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William Lane Craig and Walter Sinnott-Armstrong (Oxford University Press: Feb 12, 2004)

The question of whether or not God exists is endlessly fascinating and profoundly important. Now two articulate spokesmen —one a Christian, the other an atheist — duel over God’s existence in a lively and illuminating battle of ideas. In God?, William Lane Craig and Walter Sinnott-Armstrong bring to the printed page two debates they held before live audiences, preserving all the wit, clarity, and immediacy of their public exchanges. With none of the opaque discourse of academic logicians and divinity-school theologians, the authors make claims and comebacks that cut with precision. Their arguments are sharp and humorous, as each philosopher strikes quickly to the heart of his opponent’s case. For example, Craig claims that we must believe in God in order to explain objective moral values, such as why rape is wrong. Sinnott-Armstrong responds that what makes rape wrong is the harm to victims of rape, so rape is immoral even if there is no God. By assuming a traditional concept of God in their discussion, the authors ensure that they are truly addressing each other’s viewpoints and engaging in a disagreement over a unified issue. The book is composed of six chapters that alternate between Craig and Sinnott-Armstrong, so that each separate point can be discussed as it arises. Ideal for courses in the philosophy of religion and introduction to philosophy, this lively and direct dialogue will stimulate students and anyone interested in the existence of God, regardless of whether or not they believe in God. ~ Product Description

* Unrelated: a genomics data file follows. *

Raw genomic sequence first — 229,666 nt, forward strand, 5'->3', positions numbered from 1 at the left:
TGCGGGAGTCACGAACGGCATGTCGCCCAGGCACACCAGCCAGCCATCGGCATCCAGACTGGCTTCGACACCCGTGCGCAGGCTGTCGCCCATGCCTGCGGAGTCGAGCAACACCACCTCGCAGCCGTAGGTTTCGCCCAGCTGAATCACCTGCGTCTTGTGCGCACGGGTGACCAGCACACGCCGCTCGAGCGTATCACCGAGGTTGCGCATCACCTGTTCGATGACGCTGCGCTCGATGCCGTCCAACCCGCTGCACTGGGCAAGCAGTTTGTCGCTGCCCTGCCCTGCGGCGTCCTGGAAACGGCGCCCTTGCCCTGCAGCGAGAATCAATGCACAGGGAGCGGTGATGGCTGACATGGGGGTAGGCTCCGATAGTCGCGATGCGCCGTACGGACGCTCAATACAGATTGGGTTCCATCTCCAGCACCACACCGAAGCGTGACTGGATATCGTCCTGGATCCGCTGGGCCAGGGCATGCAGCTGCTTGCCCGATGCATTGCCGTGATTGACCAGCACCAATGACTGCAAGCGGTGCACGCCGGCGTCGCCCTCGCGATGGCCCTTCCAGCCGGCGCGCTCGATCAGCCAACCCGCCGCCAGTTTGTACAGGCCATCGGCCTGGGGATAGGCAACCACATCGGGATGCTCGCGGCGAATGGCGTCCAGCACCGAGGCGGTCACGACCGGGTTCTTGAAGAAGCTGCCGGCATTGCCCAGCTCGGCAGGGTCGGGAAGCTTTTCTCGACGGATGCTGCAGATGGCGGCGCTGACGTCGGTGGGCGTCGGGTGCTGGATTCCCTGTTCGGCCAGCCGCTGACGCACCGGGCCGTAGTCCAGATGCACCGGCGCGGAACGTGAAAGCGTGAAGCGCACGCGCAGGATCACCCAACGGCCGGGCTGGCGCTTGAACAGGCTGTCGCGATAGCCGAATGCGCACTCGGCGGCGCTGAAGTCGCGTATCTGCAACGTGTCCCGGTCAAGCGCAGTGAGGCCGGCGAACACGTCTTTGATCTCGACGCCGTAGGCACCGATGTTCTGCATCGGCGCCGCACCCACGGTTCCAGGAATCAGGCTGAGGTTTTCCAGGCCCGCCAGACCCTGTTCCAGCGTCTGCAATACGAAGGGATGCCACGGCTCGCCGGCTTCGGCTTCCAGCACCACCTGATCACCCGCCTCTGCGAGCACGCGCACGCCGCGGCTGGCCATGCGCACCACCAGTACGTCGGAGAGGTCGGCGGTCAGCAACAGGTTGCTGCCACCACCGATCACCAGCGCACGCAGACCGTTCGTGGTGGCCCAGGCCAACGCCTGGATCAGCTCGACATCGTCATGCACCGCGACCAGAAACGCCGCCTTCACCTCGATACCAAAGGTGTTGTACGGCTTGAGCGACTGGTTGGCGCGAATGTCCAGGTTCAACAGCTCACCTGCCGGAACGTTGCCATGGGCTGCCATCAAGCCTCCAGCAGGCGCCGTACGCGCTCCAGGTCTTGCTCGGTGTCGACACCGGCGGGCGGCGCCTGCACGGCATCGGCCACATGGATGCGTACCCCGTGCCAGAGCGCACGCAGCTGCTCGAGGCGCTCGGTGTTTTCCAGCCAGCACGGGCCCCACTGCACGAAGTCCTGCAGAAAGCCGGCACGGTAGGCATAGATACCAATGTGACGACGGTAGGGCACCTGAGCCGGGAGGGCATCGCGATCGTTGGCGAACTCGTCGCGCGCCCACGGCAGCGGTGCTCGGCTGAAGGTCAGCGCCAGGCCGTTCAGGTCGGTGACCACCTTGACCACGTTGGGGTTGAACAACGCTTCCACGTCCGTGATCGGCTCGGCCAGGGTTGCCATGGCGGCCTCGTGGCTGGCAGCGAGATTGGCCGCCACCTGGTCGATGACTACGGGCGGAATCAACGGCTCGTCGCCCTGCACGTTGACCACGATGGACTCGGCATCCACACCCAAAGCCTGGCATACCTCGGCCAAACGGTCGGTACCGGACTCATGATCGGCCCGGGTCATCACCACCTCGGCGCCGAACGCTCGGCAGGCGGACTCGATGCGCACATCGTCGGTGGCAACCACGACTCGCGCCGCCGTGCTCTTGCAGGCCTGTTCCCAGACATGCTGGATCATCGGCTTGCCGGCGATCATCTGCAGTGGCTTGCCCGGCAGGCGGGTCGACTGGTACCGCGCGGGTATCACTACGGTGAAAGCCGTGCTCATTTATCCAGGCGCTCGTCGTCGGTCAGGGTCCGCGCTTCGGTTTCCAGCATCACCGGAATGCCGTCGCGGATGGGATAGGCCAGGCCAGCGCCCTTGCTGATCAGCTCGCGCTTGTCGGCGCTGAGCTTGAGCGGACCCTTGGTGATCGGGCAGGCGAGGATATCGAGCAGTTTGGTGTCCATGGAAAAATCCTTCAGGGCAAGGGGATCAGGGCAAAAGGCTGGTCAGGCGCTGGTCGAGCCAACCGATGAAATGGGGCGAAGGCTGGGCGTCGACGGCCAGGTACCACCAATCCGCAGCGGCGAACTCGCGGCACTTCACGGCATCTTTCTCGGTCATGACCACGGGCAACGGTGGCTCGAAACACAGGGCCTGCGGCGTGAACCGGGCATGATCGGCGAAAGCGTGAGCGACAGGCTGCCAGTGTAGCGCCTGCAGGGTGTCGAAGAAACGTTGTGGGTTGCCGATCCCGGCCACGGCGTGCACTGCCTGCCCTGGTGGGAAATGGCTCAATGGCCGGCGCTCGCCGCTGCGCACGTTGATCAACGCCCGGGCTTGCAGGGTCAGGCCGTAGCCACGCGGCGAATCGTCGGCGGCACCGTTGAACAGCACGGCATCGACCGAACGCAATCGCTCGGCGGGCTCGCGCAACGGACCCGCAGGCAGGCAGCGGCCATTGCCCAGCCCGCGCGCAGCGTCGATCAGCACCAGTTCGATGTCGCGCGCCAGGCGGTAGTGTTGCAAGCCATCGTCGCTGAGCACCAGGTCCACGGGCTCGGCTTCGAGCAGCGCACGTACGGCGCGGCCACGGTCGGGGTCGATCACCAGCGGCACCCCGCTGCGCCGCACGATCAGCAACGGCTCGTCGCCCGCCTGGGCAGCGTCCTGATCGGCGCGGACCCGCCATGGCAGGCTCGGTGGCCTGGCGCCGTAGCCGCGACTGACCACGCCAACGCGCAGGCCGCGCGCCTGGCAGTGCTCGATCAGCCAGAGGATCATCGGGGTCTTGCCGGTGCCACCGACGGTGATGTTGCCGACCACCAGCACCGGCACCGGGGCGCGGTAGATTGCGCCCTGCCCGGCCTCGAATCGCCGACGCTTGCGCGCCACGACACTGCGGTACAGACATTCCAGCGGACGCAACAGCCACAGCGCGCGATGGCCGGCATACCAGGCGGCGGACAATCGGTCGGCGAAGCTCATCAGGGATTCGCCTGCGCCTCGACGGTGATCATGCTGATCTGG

Table of Contents

    • Preface
    • 1    Five Reasons God Exists    3
    • 2    There Is No Good Reason to Believe in God    31
    • 3    Reason Enough    53
    • 4    Some Reasons to Believe that There Is No God    81
    • 5    Theism Undefeated    107
    • 6    Atheism Undaunted    129
    • Index    151